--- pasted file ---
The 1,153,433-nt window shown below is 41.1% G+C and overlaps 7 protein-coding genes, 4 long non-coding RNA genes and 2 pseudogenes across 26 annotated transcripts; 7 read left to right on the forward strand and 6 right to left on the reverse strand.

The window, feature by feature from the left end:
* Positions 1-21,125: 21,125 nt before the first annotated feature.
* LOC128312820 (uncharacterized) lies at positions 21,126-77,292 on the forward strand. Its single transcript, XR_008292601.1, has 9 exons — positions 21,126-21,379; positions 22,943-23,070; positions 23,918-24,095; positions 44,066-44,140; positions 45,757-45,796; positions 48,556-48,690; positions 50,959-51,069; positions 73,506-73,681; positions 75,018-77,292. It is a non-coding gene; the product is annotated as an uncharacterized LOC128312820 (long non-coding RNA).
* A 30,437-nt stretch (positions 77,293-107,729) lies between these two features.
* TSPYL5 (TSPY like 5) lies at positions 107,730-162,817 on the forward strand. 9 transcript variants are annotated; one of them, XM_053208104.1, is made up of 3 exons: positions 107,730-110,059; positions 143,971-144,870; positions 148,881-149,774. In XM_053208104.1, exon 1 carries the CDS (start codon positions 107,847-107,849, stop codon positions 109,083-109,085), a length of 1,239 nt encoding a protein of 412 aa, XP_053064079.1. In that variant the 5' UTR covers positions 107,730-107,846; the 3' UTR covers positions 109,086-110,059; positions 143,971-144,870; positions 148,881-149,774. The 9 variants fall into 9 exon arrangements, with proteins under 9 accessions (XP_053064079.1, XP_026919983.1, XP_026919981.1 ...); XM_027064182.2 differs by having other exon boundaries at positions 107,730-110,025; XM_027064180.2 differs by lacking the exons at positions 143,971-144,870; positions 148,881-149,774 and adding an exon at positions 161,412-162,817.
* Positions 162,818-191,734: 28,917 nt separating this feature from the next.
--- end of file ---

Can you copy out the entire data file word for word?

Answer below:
The 1,153,433-nt window shown below is 41.1% G+C and overlaps 7 protein-coding genes, 4 long non-coding RNA genes and 2 pseudogenes across 26 annotated transcripts; 7 read left to right on the forward strand and 6 right to left on the reverse strand.

The window, feature by feature from the left end:
* Positions 1-21,125: 21,125 nt before the first annotated feature.
* LOC128312820 (uncharacterized) lies at positions 21,126-77,292 on the forward strand. Its single transcript, XR_008292601.1, has 9 exons — positions 21,126-21,379; positions 22,943-23,070; positions 23,918-24,095; positions 44,066-44,140; positions 45,757-45,796; positions 48,556-48,690; positions 50,959-51,069; positions 73,506-73,681; positions 75,018-77,292. It is a non-coding gene; the product is annotated as an uncharacterized LOC128312820 (long non-coding RNA).
* A 30,437-nt stretch (positions 77,293-107,729) lies between these two features.
* TSPYL5 (TSPY like 5) lies at positions 107,730-162,817 on the forward strand. 9 transcript variants are annotated; one of them, XM_053208104.1, is made up of 3 exons: positions 107,730-110,059; positions 143,971-144,870; positions 148,881-149,774. In XM_053208104.1, exon 1 carries the CDS (start codon positions 107,847-107,849, stop codon positions 109,083-109,085), a length of 1,239 nt encoding a protein of 412 aa, XP_053064079.1. In that variant the 5' UTR covers positions 107,730-107,846; the 3' UTR covers positions 109,086-110,059; positions 143,971-144,870; positions 148,881-149,774. The 9 variants fall into 9 exon arrangements, with proteins under 9 accessions (XP_053064079.1, XP_026919983.1, XP_026919981.1 ...); XM_027064182.2 differs by having other exon boundaries at positions 107,730-110,025; XM_027064180.2 differs by lacking the exons at positions 143,971-144,870; positions 148,881-149,774 and adding an exon at positions 161,412-162,817.
* Positions 162,818-191,734: 28,917 nt separating this feature from the next.